A third approach to learning is known as cognitive learning. Wolfgang Köhler showed that a protracted process of trial-and-error may be replaced by a sudden understanding that grasps the interrelationships of a problem. This process, called insight, is more akin to piecing together a puzzle than responding to a stimulus. Edward Tolman (1930) found that unrewarded rats learned the layout of a maze, yet this was not apparent until they were later rewarded with food. Tolman called this latent learning, and it has been suggested that the rats developed cognitive maps of the maze that they were able to apply immediately when a reward was offered.

Bibliography

See T. Tighe, Modern Learning Theory (1982); B. Schwartz, Psychology of Learning and Behavior (2d ed. 1983).

The Columbia Encyclopedia, 6th ed. Copyright© 2014, The Columbia University Press.

Selected full-text books and articles on this topic

Learning Styles: A Review of Theory, Application, and Best Practices
Romanelli, Frank; Bird, Eleanora; Ryan, Melody.
American Journal of Pharmaceutical Education, Vol. 73, No. 1, February 2009
PEER-REVIEWED PERIODICAL
Peer-reviewed publications on Questia are publications containing articles which were subject to evaluation for accuracy and substance by professional peers of the article's author(s).
The Enduring Appeal of 'Learning Styles'
Scott, Catherine.
Australian Journal of Education, Vol. 54, No. 1, April 2010
PEER-REVIEWED PERIODICAL
Peer-reviewed publications on Questia are publications containing articles which were subject to evaluation for accuracy and substance by professional peers of the article's author(s).
Psychology and Education
Susan Bentham.
Routledge, 2002
Librarian’s tip: Chap. 6 "Learning and Teaching Styles"
The Routledgefalmer Reader in Teaching and Learning
E. C. Wragg.
Routledge, 2004
Librarian’s tip: Part II "Teaching and Learning Strategies"
Perspectives on Thinking, Learning, and Cognitive Styles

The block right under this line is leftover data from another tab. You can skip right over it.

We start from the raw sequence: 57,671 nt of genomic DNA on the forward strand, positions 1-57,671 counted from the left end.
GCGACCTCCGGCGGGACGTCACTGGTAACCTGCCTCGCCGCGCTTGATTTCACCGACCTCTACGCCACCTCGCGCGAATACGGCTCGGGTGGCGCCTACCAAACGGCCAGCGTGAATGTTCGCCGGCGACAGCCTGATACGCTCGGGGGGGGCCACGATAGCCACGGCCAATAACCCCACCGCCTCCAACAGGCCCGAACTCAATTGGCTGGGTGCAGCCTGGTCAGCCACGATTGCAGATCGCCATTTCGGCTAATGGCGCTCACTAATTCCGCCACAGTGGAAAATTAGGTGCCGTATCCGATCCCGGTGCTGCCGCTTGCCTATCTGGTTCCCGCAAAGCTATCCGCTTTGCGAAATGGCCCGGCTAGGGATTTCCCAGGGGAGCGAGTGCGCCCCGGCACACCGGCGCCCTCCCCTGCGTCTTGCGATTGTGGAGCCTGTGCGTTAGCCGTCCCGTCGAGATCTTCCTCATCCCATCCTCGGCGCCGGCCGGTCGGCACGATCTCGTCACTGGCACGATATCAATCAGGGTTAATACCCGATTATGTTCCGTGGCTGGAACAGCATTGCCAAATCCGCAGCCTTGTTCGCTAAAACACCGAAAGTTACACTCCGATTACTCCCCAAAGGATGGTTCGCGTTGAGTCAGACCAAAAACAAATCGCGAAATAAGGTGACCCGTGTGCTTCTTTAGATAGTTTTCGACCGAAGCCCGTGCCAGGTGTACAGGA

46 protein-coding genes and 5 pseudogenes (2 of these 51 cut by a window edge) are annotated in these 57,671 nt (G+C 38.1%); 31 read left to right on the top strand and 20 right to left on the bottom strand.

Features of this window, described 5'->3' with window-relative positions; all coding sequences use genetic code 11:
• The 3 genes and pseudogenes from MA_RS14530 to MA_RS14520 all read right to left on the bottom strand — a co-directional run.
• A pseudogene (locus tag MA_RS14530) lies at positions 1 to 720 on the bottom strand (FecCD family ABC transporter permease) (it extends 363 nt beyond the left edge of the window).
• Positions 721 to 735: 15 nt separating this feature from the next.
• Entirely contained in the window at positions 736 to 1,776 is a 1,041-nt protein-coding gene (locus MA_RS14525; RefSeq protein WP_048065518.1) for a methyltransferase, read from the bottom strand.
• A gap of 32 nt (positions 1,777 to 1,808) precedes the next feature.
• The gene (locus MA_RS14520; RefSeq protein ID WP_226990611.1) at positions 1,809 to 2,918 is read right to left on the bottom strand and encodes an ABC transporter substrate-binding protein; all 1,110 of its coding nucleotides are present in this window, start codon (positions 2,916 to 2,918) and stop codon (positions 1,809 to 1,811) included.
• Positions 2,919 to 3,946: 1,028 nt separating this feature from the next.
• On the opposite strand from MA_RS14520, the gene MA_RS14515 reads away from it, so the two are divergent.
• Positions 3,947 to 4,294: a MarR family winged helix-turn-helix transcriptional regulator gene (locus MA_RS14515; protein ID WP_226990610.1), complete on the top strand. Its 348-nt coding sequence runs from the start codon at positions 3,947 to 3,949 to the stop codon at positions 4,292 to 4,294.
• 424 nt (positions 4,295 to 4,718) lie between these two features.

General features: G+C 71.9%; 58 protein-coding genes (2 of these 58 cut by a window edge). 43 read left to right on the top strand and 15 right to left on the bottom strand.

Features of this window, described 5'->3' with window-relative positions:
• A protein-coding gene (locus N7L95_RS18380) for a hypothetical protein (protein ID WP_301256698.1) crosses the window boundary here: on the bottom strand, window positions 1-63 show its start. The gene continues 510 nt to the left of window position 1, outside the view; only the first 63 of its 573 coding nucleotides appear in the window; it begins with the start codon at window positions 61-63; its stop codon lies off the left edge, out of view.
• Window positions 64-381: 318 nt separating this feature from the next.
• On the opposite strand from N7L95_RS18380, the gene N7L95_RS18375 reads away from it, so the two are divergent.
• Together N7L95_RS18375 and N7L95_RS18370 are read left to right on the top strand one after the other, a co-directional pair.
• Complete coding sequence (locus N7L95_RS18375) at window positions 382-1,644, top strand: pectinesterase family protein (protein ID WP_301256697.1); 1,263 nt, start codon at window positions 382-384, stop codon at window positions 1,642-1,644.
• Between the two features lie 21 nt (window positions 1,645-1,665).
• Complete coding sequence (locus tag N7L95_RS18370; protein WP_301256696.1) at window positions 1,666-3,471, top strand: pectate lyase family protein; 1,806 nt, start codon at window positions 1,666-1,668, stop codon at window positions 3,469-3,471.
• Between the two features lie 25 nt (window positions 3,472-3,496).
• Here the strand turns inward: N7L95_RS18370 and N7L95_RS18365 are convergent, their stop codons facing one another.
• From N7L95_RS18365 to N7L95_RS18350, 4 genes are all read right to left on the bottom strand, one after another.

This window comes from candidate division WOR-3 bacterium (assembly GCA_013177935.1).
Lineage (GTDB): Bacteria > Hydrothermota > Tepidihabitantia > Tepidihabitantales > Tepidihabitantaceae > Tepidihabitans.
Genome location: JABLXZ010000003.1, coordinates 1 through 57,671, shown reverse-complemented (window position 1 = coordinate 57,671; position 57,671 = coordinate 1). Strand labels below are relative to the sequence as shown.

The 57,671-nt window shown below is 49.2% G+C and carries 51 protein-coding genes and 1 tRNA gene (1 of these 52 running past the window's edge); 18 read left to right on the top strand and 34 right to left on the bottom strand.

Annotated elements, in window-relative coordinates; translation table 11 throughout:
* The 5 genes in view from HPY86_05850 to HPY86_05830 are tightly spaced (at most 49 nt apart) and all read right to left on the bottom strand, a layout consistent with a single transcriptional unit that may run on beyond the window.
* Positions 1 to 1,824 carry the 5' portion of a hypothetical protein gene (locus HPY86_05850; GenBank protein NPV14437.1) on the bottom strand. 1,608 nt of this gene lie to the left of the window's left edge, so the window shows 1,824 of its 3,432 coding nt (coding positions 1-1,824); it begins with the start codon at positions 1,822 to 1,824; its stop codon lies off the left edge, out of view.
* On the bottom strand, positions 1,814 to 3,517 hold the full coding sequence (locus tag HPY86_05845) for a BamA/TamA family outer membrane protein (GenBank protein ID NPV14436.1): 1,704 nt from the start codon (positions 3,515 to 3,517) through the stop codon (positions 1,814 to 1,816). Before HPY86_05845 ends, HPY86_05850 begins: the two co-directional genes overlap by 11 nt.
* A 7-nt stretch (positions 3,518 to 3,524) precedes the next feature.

Robert J. Sternberg; Li-Fang Zhang.
Lawrence Erlbaum Associates, 2001
The Effects of Learning Styles on Course Performance: A Quantile Regression Analysis
Ng, Pin; Pinto, James; Williams, Susan K.
Academy of Educational Leadership Journal, Vol. 15, No. 1, January 2011
PEER-REVIEWED PERIODICAL
Peer-reviewed publications on Questia are publications containing articles which were subject to evaluation for accuracy and substance by professional peers of the article's author(s).
The Relationship between Learning Styles and Problem Solving Skills among College Students
Sirin, Ahmet; Güzel, Ayse.
Kuram ve Uygulamada Egitim Bilimleri, Vol. 6, No. 1, January 2006
Research-Based Strategies to Ignite Student Learning: Insights from a Neurologist and Classroom Teacher
Judy Willis.
Association for Supervision and Curriculum Development, 2006
Teachers as Role Models for Students' Learning Styles
Shein, Paichi Pat; Chiou, Wen-Bin.
Social Behavior and Personality: an international journal, Vol. 39, No. 8, September 2011
Motivating Students to Learn
Jere Brophy.
Lawrence Erlbaum Associates, 2004 (2nd edition)
Librarian’s tip: "Learning Style Differences" begins on p. 340
The Effects of Brain-Based Learning on the Academic Achievement of Students with Different Learning Styles
Duman, Bilal.
Kuram ve Uygulamada Egitim Bilimleri, Vol. 10, No. 4, Autumn 2010
The Impact of Learning Styles on Student Achievement in a Web-Based versus an Equivalent Face-to-Face Course
Zacharis, Nick Z.
College Student Journal, Vol. 44, No. 3, September 2010
Online Learning and Teaching in Higher Education
Shirley Bach; Philip Haynes; Jennifer Lewis Smith.
Open University Press, 2007
Librarian’s tip: "Learning Styles and Online Learning" begins on p. 47
Practical Approaches to Using Learning Styles in Higher Education
Rita Dunn; Shirley A. Griggs.
Bergin & Garvey, 2000